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Supernova Remnant the Youngest Yet

A tricky aspect of modern astronomy is keeping all the wavelengths straight. Take the case of G1.9+0.3, a supernova remnant (SNR) near the center of the Milky Way. If you look at an X-ray image of this object made with the Chandra satellite in 2007, you’ll see clear signs of growth compared to what the Very Large Array saw in 1985. But the VLA was working at radio wavelengths, making the image comparison problematic. Scientists studying G1.9+0.3 therefore went back to the VLA to observe the object for a second time in order to verify their initial impression.

Supernova remnant\'s growth

The later study confirmed that this supernova remnant — consisting of the materials ejected by the vast explosion — really is growing at what seems to be an unprecedented pace. Fifteen percent growth in 23 years is no small matter in astronomical terms, and the growth also makes it possible to work backwards in time to arrive at the time the supernova went off, now pegged at 150 years ago. That makes G1.9+0.3 the youngest of the 250 known supernova remnants in the Milky Way.

Image: The growth of supernova remnant G1.9+0.3 is clearly visible in this comparison shot. The colour scheme (dark blue -> light blue -> green -> yellow -> red) is increasing radio intensity. The width of each of the above images is about 3 arcmin, i.e. 1/20th of a degree. Credit: VLA/Dave Green.

Intriguingly, this SNR holds one other distinction: Its brightness at radio wavelengths has been increasing over the last few decades, a process unique among galactic supernova remnants. We’ll learn much from future observations. Says Dave Green (University of Cambridge):

“The discovery that G1.9+0.3 is so young is very exciting. It fits into a large gap in the known ages of supernova remnants, and since it is expanding so quickly, we will be able to follow its evolution over the coming years.”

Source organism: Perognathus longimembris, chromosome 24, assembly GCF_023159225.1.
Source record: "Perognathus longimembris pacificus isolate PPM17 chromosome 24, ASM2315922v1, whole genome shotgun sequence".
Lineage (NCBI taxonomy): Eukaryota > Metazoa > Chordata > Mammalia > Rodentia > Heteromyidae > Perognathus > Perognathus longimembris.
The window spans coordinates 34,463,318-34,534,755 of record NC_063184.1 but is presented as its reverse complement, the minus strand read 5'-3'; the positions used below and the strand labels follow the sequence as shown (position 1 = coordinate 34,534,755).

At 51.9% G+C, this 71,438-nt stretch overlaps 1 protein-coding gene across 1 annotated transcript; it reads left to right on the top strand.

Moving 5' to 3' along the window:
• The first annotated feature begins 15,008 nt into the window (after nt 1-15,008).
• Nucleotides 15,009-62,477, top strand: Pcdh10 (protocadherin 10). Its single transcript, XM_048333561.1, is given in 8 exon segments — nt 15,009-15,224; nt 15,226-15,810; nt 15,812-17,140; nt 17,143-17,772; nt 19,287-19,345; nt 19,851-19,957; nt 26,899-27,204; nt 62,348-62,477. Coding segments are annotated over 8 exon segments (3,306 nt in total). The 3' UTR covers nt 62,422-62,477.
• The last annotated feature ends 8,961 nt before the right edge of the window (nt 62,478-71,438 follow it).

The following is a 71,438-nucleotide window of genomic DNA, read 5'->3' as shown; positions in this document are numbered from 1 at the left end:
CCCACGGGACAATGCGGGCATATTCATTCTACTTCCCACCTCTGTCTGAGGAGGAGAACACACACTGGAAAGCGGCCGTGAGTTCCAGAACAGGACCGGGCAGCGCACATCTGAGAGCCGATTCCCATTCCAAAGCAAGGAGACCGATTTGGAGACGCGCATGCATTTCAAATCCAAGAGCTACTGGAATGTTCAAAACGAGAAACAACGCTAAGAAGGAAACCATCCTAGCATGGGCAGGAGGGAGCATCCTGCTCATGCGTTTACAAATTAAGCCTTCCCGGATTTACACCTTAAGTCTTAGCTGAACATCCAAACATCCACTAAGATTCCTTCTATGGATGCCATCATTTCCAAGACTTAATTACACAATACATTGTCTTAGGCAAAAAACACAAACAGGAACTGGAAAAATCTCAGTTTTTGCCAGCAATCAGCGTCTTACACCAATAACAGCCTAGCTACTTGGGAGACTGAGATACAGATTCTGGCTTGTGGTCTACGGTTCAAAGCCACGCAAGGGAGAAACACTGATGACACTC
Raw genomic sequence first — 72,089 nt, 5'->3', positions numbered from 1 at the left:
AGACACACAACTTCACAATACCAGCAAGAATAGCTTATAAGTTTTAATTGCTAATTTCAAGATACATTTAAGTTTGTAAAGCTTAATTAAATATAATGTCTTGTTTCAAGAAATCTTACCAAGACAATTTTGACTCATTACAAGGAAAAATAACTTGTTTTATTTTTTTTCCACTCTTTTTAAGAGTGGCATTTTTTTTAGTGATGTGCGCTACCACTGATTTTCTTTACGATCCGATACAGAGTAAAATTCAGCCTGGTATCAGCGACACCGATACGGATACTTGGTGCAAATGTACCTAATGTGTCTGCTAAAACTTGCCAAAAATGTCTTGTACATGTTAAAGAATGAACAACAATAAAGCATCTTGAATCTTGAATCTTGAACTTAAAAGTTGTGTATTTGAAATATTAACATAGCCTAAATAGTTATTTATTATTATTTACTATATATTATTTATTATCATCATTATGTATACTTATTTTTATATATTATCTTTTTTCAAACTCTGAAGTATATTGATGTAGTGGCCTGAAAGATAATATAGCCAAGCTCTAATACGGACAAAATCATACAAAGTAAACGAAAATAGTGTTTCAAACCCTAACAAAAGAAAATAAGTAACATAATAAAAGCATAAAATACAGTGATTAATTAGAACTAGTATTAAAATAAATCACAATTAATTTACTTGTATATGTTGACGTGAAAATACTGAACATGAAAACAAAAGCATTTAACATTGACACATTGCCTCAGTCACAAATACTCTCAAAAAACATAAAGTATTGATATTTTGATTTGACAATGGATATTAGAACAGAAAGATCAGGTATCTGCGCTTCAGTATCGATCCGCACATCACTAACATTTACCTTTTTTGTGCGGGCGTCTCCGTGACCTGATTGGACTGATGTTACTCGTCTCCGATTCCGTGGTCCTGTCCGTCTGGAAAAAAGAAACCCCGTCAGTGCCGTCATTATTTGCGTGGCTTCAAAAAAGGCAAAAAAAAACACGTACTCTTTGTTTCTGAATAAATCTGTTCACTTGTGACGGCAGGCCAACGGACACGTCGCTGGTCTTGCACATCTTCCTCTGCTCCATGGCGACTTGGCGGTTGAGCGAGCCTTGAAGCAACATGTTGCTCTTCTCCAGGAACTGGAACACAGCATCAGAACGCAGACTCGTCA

Those observations will continue to be made at X-ray and radio wavelengths for now, the object being obscured by gas and dust so that it is not otherwise visible. Nor would the supernova that created it have been detectable to Victorian astronomers, buried behind dust lanes whose nature and location they did not yet suspect. The paper, accepted by Monthly Notices of the Royal Astronomical Society, is Green, Reynolds et al., “The radio expansion and brightening of the very young supernova remnant G1.9+0.3” (abstract).

Comments on this entry are closed.

  • David May 15, 2008, 0:11

    A supernova is thought to occur in our galaxy about once a century and before this news, the most recent known was about 400 years old. It was therefore argued that the remnants of more recent supernovas exist, but were not easily visible due to obscuration. This remnant therefore may be the most recent in our Milky Way.

  • dad2059 May 15, 2008, 14:16

    I read at another site this particular remnant resembles the Firefox browser symbol.

    I guess there was a call-in show where this event was the subject of discussion, but was shutdown because bigger crackpots than me was spoiling the show.

    I guess the gist of it was that the supernova was an astroengineering event.

    I guess a supernova could be, but there are more spectacular, non-destructive events I would consider first.

  • ljk June 10, 2008, 9:57

    Detective astronomers unearth hidden celestial gem

    10 June 2008

    ESA’s orbiting X-ray observatory XMM-Newton has re-discovered
    an ignored celestial gem. The object in question is one of the
    youngest and brightest supernova remnants in the Milky Way,
    the corpse of a star that exploded around 1,000 years ago.


  • ljk June 13, 2008, 15:26

    A 20 Year Radio Light Curve for the Young Supernova Remnant G1.9+0.3

    Authors: T. Murphy (1), B. M. Gaensler (1), S. Chatterjee (1) ((1) The University of Sydney)

    (Submitted on 11 Jun 2008)

    Abstract: The radio source G1.9+0.3 has recently been identified as the youngest known Galactic supernova remnant, with a putative age of ~100 years.

    We present a radio light curve for G1.9+0.3 based on 25 epochs of observation with the Molonglo Observatory Synthesis Telescope, spanning 20 years from 1988 to 2007. These observations are all at the same frequency (843 MHz) and comparable resolutions (43″ x 91″ or 43″ x 95″) and cover one fifth of the estimated lifetime of the supernova remnant.

    We find that the flux density has increased at a rate of 1.22 +0.24/-0.16 per cent per year over the last two decades, suggesting that G1.9+0.3 is undergoing a period of magnetic field amplification.

    Comments: 5 pages, 4 figures, to be published in MNRAS Letters

    Subjects: Astrophysics (astro-ph)

    Cite as: arXiv:0806.1952v1 [astro-ph]

    Submission history

    From: Tara Murphy [view email]

    [v1] Wed, 11 Jun 2008 20:01:20 GMT (298kb)